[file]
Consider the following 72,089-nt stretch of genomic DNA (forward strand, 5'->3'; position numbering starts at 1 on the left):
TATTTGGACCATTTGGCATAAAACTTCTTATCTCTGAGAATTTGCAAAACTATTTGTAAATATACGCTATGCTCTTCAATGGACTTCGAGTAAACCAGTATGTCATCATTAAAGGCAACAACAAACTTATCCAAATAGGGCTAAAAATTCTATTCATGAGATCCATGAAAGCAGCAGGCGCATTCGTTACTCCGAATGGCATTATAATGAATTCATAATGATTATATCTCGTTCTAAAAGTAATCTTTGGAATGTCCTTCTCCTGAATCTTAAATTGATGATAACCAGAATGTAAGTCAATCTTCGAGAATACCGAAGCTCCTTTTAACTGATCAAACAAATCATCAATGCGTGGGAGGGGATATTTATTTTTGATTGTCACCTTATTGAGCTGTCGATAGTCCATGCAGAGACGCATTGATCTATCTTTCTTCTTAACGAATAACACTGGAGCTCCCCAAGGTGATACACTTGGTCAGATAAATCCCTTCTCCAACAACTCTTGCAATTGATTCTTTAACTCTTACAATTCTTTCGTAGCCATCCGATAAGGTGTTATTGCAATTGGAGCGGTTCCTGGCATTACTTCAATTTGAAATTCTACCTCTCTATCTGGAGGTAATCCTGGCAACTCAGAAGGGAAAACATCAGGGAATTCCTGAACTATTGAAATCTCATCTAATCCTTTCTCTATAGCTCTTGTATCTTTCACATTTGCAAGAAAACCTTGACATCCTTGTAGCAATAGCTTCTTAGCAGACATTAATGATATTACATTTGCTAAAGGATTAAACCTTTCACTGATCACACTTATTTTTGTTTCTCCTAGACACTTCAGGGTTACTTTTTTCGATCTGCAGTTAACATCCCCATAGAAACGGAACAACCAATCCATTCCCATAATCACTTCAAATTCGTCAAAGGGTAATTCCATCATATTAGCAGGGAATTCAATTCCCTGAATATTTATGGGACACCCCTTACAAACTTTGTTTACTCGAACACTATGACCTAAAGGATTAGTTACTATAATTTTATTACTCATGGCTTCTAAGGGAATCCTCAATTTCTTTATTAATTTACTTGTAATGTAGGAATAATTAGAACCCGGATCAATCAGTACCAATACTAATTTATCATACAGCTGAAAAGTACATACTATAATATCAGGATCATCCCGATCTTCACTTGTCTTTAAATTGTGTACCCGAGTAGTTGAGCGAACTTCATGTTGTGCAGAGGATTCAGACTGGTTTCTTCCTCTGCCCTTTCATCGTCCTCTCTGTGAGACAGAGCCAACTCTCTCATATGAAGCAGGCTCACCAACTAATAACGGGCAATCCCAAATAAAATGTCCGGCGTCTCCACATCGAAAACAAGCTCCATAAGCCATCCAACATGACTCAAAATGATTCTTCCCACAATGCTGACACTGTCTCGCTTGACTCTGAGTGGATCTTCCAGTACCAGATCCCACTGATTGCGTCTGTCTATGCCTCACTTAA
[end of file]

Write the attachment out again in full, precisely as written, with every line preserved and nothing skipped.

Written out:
Consider the following 72,089-nt stretch of genomic DNA (forward strand, 5'->3'; position numbering starts at 1 on the left):
TATTTGGACCATTTGGCATAAAACTTCTTATCTCTGAGAATTTGCAAAACTATTTGTAAATATACGCTATGCTCTTCAATGGACTTCGAGTAAACCAGTATGTCATCATTAAAGGCAACAACAAACTTATCCAAATAGGGCTAAAAATTCTATTCATGAGATCCATGAAAGCAGCAGGCGCATTCGTTACTCCGAATGGCATTATAATGAATTCATAATGATTATATCTCGTTCTAAAAGTAATCTTTGGAATGTCCTTCTCCTGAATCTTAAATTGATGATAACCAGAATGTAAGTCAATCTTCGAGAATACCGAAGCTCCTTTTAACTGATCAAACAAATCATCAATGCGTGGGAGGGGATATTTATTTTTGATTGTCACCTTATTGAGCTGTCGATAGTCCATGCAGAGACGCATTGATCTATCTTTCTTCTTAACGAATAACACTGGAGCTCCCCAAGGTGATACACTTGGTCAGATAAATCCCTTCTCCAACAACTCTTGCAATTGATTCTTTAACTCTTACAATTCTTTCGTAGCCATCCGATAAGGTGTTATTGCAATTGGAGCGGTTCCTGGCATTACTTCAATTTGAAATTCTACCTCTCTATCTGGAGGTAATCCTGGCAACTCAGAAGGGAAAACATCAGGGAATTCCTGAACTATTGAAATCTCATCTAATCCTTTCTCTATAGCTCTTGTATCTTTCACATTTGCAAGAAAACCTTGACATCCTTGTAGCAATAGCTTCTTAGCAGACATTAATGATATTACATTTGCTAAAGGATTAAACCTTTCACTGATCACACTTATTTTTGTTTCTCCTAGACACTTCAGGGTTACTTTTTTCGATCTGCAGTTAACATCCCCATAGAAACGGAACAACCAATCCATTCCCATAATCACTTCAAATTCGTCAAAGGGTAATTCCATCATATTAGCAGGGAATTCAATTCCCTGAATATTTATGGGACACCCCTTACAAACTTTGTTTACTCGAACACTATGACCTAAAGGATTAGTTACTATAATTTTATTACTCATGGCTTCTAAGGGAATCCTCAATTTCTTTATTAATTTACTTGTAATGTAGGAATAATTAGAACCCGGATCAATCAGTACCAATACTAATTTATCATACAGCTGAAAAGTACATACTATAATATCAGGATCATCCCGATCTTCACTTGTCTTTAAATTGTGTACCCGAGTAGTTGAGCGAACTTCATGTTGTGCAGAGGATTCAGACTGGTTTCTTCCTCTGCCCTTTCATCGTCCTCTCTGTGAGACAGAGCCAACTCTCTCATATGAAGCAGGCTCACCAACTAATAACGGGCAATCCCAAATAAAATGTCCGGCGTCTCCACATCGAAAACAAGCTCCATAAGCCATCCAACATGACTCAAAATGATTCTTCCCACAATGCTGACACTGTCTCGCTTGACTCTGAGTGGATCTTCCAGTACCAGATCCCACTGATTGCGTCTGTCTATGCCTCACTTAA